Now that the federal government is open again, the attention of the public, media and, of course, politicians, will turn, as it should, to whether the Obama administration will be able to make the glitch-plagued health insurance exchanges work.
I wasn't at all surprised that people were having a hard time signing up for coverage on Oct. 1, the first day the exchanges were supposed to be up and running. Many of the exchanges -- specifically those few that were built and are being operated by individual states -- worked just fine from the very beginning.
But the exchange for most of the states is being operated by the federal government. In reality, regrettably, it is more accurate to say that they are not being operated by the feds because of technology problems, the extent of which we can only speculate.
That's because the White House and the Department of Health and Human Services are not being forthcoming about what's really wrong with the Healthcare.gov website and how and when things will be fixed.
That doesn't give supporters of the Affordable Care Act much comfort. Many are understandably anxious. They're beginning to wonder if the Obama administration really can fix things before Dec. 15, which is the last day of the open enrollment period for individual health insurance policies that go into effect on Jan. 1, 2014.
Instead of sitting down with reporters to explain what's really going on, administration and HHS officials are just issuing pablum -- the kind of statements PR people feed the media when they want to obscure rather than enlighten -- which, of course, gives reporters -- and opponents of Obamacare -- all the more reason to believe that things are much worse than anyone is letting on.
So what happened -- or didn't happen -- to make it the federal exchange so unworkable, at least for now?
Here are four possible reasons for the current mess:
- HHS wasted valuable time trying to persuade more states to operate their own exchanges. Officials apparently deluded themselves into thinking that even some of the red states could be persuaded that it would be in their best interests to have a state-run exchange than one run by the federal government. In hindsight, those officials wasted months in which time and resources could have been devoted to making sure the federal exchange would work on Oct. 1. HHS officials should have realized from the beginning that Republican governors and state legislators had no incentive for Obamacare to work. There wasn't a chance that they would operate their own exchanges if doing so might enhance the chances that Obamacare would be perceived as a success.
- The administration waited too long to issue important regulations pertaining to the law. HHS clearly didn't want to announce some of the more controversial regulations until after the 2012 midterm election. Those postponements decreased the chances that insurers and the companies hired to build and operate the federal exchange could have everything in place and working perfectly by Oct. 1.
- It made a mistake by requiring that visitors to the website first set up an account before beginning to shop for coverage. Some states operating their own exchanges didn't do this, which, again in hindsight, was a wise decision. Setting up the accounts at the front end has proven to be a system-crashing undertaking. Apparently only a lucky few have been able to get through the account set-up phase and actually begin the real process of choosing a health plan.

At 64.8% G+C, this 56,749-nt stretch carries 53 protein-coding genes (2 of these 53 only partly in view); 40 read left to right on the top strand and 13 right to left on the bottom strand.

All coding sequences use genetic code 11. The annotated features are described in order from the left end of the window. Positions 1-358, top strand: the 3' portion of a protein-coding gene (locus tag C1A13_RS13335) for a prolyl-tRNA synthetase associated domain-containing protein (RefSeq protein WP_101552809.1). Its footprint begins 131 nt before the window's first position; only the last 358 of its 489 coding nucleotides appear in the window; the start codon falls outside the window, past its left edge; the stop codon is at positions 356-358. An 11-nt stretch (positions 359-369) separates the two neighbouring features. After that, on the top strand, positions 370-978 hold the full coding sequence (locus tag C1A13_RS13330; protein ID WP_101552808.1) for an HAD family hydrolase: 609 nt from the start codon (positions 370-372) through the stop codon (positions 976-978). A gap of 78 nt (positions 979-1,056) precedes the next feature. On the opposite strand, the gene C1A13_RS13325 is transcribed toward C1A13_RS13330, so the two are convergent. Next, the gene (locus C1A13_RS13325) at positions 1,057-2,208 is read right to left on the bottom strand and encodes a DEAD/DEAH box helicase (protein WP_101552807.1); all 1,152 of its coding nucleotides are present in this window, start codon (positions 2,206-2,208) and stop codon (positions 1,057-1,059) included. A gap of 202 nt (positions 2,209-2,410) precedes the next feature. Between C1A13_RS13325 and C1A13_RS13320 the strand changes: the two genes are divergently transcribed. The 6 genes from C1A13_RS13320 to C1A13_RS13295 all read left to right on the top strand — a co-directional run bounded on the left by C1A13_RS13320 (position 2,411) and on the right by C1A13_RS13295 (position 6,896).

- There are simply too many moving parts -- and too many health plan options. Not only are there several insurers offering an array of policies in most states, there are four levels of coverage -- bronze, silver, gold and platinum -- all with varying premiums and coinsurance obligations. Members of Congress who wrote the law fell for the insurance industry's propaganda that "choice and competition" are what the American people need and want. No, it is what the insurance industry wants. When people do get past the account set-up phase, they have to spend considerable time trying to make sense of the various choices -- far more than most employers offer their workers.
Beyond those factors, the reality is that building a system in which so many different entities have to communicate perfectly with each other is no small undertaking. It very well might be the most complicated initiative of its kind in the history of computer technology, at least in health care. I remember all too well when more than a decade ago Cigna encountered huge problems when it began moving its policyholders from numerous legacy claim-paying platforms to a new, unified system. The inevitable glitches infuriated many customers. A lot of policyholders didn't get their membership cards on time. It was a mess that cost the company dearly. And that was just one company.
Cigna eventually fixed the problems and recovered. Chances are most of the company's current customers either never knew or don't remember how bad things were for awhile. If the feds can fix the problems with the exchanges within the next few weeks, few people will remember those problems even this time next year. But if they aren't fixed soon, all bets are off.